Texas Living

Texas Titans: Sarah Horton Cockrell, Dallas’ First Capitalist

By Abi Grise Morgan 12.14.22

Sarah Horton Cockrell characteristically defied expectations. Few could have predicted her trajectory from pioneer to millionaire businessperson and real estate investor. When her parents uprooted the family from Virginia to Dallas in 1844, Sarah was 25 years old — an old maid by the standards of the day and, therefore, a burden to her parents.

However, she did eventually marry entrepreneur Alexander Cockrell, a Kentucky native and veteran of the Mexican War, in 1847. Her adult life shortly thereafter was about the same as you’d expect from an economically stable Caucasian woman of the day: She was a wife. At least, that’s how it started.

Sarah’s Start

A few years into their marriage, Alexander purchased a good deal of land in what is now downtown Dallas from John Neely Bryan, the “Father of Dallas.” At the time, Dallas’ population was only a few hundred people. He proceeded to grow Dallas’ fledgling trade economy with several foundational city investments: He built a brick factory, sawmill, and bridge across the Trinity River, which replaced the existing, rather slow ferry. Alexander was a successful entrepreneur, the face of his businesses — while Sarah was the brains of the operations behind the curtain. From home, she managed the requisite homemaking duties of the time, kept the books, and handled the family finances. She was a capable businessperson — out of public view.

Alexander’s story ended abruptly in 1858 when City Marshall Andrew M. Moore gunned him down in true Wild West fashion. Moore was said to be indebted to Alexander and was later tried and acquitted of the murder. This was a pivotal moment for Sarah — would she sell her husband’s businesses to the other men leading the charge in creating the city of Dallas and lead a quiet life as a widow at home? Would she find another successful business owner to marry?

Sarah Horton Cockrell
Photo courtesy of DeGolyer Library, Southern Methodist University

Making Her Mark

Without missing a beat, Sarah continued her husband’s projects and began her own. She not only finished the construction of the St. Nicholas Hotel, but rebuilt it after the fire of July 8, 1860, and renamed it the Dallas Hotel (which later became the St. Charles). When Alexander’s bridge collapsed in 1858, she operated a ferry, literally keeping Dallas’ key businesses afloat, and raised funds to construct a new iron suspension bridge that opened in 1872. Though Sarah was the founder of the Dallas Bridge Company, females were barred from holding seats on the board. Her son and son-in-law represented her instead. Once again, she ran the show from behind the curtain.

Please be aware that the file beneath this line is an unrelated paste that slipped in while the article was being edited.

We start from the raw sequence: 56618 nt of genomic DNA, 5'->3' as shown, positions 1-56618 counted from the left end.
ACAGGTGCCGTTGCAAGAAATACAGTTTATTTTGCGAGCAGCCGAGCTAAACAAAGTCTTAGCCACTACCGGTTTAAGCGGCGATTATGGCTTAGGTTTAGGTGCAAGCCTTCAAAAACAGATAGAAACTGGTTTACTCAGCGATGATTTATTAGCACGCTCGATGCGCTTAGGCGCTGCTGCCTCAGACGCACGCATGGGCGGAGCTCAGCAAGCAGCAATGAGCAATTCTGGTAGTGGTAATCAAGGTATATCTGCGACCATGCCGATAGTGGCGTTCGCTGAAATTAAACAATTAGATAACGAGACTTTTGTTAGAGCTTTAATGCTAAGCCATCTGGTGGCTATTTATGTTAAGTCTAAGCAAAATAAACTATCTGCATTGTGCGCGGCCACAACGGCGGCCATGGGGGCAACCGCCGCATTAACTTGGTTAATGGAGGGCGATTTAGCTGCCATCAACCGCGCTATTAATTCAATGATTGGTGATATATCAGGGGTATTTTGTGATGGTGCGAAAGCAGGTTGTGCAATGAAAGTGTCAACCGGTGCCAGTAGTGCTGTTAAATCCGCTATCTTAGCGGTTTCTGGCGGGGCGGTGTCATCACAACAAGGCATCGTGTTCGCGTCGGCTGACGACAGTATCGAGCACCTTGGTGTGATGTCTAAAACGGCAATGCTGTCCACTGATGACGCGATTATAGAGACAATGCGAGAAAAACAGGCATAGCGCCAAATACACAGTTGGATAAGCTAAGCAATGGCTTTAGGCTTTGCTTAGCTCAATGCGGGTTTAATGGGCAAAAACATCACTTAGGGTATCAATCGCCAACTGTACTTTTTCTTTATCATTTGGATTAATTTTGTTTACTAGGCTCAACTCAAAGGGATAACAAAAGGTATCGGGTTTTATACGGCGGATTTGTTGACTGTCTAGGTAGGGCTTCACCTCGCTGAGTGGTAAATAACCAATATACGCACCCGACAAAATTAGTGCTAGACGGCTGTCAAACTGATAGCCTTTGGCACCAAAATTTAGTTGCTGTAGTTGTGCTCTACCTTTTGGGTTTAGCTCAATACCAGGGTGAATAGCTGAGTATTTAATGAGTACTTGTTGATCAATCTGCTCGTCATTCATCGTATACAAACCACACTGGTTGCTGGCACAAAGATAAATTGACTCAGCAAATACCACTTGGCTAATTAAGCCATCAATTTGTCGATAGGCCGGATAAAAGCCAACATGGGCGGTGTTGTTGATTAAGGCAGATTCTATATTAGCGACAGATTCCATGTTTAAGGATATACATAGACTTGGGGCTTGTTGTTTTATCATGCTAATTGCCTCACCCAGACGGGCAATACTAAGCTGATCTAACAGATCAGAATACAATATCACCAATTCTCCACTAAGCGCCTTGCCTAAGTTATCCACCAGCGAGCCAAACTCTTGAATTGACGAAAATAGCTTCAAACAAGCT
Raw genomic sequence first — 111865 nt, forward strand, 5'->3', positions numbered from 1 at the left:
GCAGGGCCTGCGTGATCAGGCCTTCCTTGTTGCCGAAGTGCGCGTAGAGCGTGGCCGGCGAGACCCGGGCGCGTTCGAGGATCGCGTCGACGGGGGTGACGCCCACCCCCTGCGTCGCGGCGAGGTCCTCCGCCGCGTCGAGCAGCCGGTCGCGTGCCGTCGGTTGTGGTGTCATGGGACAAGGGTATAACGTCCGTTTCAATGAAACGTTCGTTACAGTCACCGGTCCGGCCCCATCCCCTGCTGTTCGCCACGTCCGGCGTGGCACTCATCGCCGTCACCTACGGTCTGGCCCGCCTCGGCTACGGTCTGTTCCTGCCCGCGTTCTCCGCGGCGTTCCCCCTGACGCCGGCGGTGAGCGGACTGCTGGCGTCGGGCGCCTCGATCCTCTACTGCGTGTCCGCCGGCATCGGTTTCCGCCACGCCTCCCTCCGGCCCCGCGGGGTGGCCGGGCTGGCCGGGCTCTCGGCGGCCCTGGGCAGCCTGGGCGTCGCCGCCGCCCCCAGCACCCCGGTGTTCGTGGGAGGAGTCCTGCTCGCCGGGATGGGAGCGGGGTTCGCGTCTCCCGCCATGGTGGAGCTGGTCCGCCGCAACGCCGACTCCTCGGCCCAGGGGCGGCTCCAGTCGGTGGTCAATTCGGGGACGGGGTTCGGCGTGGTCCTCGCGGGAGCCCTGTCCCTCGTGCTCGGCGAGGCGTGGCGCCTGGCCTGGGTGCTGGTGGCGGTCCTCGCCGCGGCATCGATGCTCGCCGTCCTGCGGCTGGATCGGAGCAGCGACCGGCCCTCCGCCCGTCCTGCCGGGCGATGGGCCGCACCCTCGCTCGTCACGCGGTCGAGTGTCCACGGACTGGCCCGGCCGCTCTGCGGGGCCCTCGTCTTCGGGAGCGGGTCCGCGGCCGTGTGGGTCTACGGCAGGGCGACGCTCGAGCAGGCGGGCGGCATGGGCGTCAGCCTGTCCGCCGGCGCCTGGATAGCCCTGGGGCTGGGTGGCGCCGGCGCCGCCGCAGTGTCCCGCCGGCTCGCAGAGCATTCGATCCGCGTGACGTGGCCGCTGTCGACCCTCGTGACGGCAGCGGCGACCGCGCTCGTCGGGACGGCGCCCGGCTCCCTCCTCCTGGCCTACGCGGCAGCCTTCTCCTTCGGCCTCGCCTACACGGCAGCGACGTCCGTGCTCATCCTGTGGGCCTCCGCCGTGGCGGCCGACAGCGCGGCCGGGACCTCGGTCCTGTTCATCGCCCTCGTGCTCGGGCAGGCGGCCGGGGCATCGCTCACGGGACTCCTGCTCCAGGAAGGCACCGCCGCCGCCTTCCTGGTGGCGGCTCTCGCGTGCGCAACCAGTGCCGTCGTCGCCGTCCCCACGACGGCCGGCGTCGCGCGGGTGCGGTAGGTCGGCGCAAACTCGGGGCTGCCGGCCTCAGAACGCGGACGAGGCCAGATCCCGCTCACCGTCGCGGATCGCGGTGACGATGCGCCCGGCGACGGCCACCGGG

With the bridge in place feeding Dallas’ economy, Sarah continued to invest in other projects. The flour mill industry was at its height in Dallas at the time, and she acquired Todd Mills, Dallas’ second flour mill, with her son and son-in-law, renaming the business the ambiguously gendered S. H. Cockrell and Company.

Developing Dallas

Sarah’s success provided her with opportunities to be generous. She donated cash and land to form what is now the First Methodist Church at Ross Avenue and Harwood Street in Dallas. The church put up a stained-glass window in her honor to commemorate her gift.

By the 1880s, Sarah turned her sights to commercial and residential real estate. She purchased real estate and then sold, leased, and rented lands to the influx of residents and businesses setting up shop in the burgeoning city of Dallas, including railroads, churches, and even the city of Dallas itself. In 1885, she and her son commissioned the construction of the Cockrell Office Building, and at the height of her real estate ventures, in 1889, she engaged in 53 separate land deals. The next year? Over 20. It’s estimated that, at one point, she owned a quarter of downtown Dallas, in addition to thousands of acres in Dallas County and smaller lots in Houston, Mineral Wells, and Cleburne.

Sarah may not have been allowed on the boards at her own company early in her career, but she was a public member of the Dallas County Pioneers’ Association and one of the four female members of the Dallas County Agricultural and Mechanical Association, out of 100 total. When she died in 1892 at 73, her obituary in the Dallas Daily Times-Herald referred to her “good old-time hospitality,” “magnificent estate,” and two surviving sons who were “prominent businessmen.” It was a fine obituary for the time, perhaps, but notably lacked what we know today — that this woman was a titan of Texas business. She didn’t exactly fit the traditional portrait of a Texas pioneer millionaire, but Sarah Horton Cockrell was instrumental in Dallas’ commercial growth.

Not everyone loved Dallas as much as Sarah Horton Cockrell. Amon Carter, for example, created his very legacy of being Dallas’ biggest adversary — and Fort Worth’s biggest promoter.

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